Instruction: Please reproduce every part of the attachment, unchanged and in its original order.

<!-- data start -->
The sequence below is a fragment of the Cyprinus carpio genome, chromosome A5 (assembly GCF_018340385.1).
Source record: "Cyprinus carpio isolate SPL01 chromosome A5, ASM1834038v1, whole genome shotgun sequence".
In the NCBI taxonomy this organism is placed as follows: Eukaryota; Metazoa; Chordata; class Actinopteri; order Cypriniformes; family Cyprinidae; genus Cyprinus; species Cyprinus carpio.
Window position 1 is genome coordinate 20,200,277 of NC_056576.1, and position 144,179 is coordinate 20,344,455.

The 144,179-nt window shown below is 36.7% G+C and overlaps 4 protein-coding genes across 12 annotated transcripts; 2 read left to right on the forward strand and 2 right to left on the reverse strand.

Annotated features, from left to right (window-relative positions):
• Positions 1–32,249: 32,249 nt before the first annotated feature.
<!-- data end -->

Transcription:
The sequence below is a fragment of the Cyprinus carpio genome, chromosome A5 (assembly GCF_018340385.1).
Source record: "Cyprinus carpio isolate SPL01 chromosome A5, ASM1834038v1, whole genome shotgun sequence".
In the NCBI taxonomy this organism is placed as follows: Eukaryota; Metazoa; Chordata; class Actinopteri; order Cypriniformes; family Cyprinidae; genus Cyprinus; species Cyprinus carpio.
Window position 1 is genome coordinate 20,200,277 of NC_056576.1, and position 144,179 is coordinate 20,344,455.

The 144,179-nt window shown below is 36.7% G+C and overlaps 4 protein-coding genes across 12 annotated transcripts; 2 read left to right on the forward strand and 2 right to left on the reverse strand.

Annotated features, from left to right (window-relative positions):
• Positions 1–32,249: 32,249 nt before the first annotated feature.